* make sure you're a good role model - be organised, show that you value learning, and that you're still learning yourself

* give students informal opportunities to use their knowledge - if you know nothing about particle theory get a physics student to explain it to you

* discuss feedback from subject teachers with your students

* show them how to plan for a term's work

* show them how to prioritise tasks

* make sure that they have proper facilities for study at home, as well as at school. Involve parents, if necessary

* find opportunities for praise. Use them.


There's a clear advantage for students in making UCAS applications as early as possible, certainly before the January deadline, and begin the process as early as the April of Year12. Talk to students about their intentions - identify potential leavers, and make sure they understand the implications of leaving after one year. With potential higher education applicants, raise awareness of the processes and timings. Direct them to resources; university leaflets are good, especially if backed up by Brian Heap's "Degree Course Offers", which will keep aspirations realistic.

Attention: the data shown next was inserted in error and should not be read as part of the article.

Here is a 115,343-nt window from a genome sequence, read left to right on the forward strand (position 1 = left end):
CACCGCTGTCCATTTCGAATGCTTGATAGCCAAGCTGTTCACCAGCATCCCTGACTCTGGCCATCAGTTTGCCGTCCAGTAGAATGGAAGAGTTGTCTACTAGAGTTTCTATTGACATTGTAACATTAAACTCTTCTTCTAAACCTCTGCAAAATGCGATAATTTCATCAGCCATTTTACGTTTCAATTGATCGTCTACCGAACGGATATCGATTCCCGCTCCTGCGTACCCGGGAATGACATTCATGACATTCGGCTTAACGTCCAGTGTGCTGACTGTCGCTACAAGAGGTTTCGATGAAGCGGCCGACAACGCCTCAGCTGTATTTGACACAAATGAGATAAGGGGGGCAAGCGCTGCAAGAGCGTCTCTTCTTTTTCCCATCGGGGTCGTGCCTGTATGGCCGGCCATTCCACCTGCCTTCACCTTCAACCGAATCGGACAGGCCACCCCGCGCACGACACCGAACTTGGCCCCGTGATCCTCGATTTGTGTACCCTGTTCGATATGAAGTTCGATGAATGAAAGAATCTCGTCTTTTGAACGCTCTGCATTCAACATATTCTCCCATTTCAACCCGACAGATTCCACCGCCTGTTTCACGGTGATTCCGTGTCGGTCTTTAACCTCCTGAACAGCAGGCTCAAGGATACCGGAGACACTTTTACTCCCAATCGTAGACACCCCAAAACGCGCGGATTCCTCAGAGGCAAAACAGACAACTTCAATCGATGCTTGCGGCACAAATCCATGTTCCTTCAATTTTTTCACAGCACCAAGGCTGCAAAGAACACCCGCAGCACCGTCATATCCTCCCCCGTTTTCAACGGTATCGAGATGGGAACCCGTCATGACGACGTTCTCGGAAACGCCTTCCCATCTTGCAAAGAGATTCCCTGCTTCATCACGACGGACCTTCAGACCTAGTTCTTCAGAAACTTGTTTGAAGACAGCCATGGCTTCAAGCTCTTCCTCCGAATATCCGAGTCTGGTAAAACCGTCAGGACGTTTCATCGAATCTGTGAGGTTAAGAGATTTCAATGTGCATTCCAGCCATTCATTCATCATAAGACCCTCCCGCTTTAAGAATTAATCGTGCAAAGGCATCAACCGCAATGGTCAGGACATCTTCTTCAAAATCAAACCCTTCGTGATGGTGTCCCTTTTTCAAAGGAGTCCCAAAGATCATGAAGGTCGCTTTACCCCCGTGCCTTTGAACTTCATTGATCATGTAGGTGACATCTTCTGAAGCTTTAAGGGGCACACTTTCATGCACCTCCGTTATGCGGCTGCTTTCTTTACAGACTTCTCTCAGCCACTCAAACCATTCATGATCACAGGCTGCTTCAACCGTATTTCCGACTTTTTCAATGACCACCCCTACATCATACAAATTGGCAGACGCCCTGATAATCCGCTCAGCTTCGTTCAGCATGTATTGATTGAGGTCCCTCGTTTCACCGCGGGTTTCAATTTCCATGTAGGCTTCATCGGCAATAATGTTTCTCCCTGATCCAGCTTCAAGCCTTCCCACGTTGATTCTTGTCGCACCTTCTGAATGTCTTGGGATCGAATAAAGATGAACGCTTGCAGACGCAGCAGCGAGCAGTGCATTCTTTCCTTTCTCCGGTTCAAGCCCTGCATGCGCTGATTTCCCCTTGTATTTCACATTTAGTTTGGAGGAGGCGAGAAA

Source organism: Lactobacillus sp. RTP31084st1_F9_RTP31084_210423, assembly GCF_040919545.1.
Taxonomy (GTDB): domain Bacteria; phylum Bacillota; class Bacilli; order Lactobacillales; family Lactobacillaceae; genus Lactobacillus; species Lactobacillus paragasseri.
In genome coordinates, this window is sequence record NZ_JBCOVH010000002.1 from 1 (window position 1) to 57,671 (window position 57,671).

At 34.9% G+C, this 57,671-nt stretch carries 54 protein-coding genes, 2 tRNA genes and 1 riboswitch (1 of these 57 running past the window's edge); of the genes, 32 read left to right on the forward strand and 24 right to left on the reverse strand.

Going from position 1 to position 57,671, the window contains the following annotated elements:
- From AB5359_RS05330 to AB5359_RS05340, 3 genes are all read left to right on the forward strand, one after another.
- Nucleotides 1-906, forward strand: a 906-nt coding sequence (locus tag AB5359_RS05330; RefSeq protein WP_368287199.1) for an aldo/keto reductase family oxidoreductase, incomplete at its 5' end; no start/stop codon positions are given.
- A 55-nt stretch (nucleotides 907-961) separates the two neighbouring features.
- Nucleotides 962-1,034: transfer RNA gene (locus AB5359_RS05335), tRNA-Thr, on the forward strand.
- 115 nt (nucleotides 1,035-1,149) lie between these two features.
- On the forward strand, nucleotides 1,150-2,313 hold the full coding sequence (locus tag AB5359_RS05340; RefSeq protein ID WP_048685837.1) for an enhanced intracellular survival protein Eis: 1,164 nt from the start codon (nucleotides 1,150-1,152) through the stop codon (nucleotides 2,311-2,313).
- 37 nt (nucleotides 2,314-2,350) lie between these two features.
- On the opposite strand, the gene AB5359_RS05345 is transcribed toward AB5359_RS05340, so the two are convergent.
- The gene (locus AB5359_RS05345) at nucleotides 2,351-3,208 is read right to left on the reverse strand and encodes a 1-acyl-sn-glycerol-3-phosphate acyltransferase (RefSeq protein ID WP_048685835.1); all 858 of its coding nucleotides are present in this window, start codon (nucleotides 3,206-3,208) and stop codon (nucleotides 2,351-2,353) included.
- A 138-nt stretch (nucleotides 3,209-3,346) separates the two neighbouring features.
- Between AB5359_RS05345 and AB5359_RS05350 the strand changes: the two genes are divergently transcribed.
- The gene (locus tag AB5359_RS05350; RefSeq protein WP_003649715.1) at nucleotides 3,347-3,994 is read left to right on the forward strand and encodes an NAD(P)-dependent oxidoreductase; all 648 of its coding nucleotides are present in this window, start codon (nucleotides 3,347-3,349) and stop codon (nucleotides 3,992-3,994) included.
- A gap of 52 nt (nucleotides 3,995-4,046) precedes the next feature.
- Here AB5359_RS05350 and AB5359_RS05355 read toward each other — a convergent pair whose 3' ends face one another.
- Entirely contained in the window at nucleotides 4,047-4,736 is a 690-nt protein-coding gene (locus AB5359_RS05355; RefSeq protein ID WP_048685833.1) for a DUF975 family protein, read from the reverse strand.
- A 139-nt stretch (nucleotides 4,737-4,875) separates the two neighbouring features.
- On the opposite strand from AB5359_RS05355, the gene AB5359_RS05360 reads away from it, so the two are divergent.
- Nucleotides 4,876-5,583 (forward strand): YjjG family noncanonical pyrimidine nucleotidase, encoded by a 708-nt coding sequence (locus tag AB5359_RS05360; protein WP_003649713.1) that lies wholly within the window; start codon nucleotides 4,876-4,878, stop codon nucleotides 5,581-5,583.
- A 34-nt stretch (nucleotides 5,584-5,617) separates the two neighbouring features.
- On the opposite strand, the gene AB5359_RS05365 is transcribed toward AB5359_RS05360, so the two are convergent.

In June, start the application process proper. Gather information from subject teachers who you'll need to use in references. Display a calendar with deadline dates for applications. Oxbridge applications, and those for medical, dentistry and veterinary schools must be made early, usually by mid-October.

Invite Year 13 and first-year undergraduates to talk to Year 12 about their experience of applying.

Persuade those students who don't think they want to enter HE to go through the UCAS process: they may change their minds.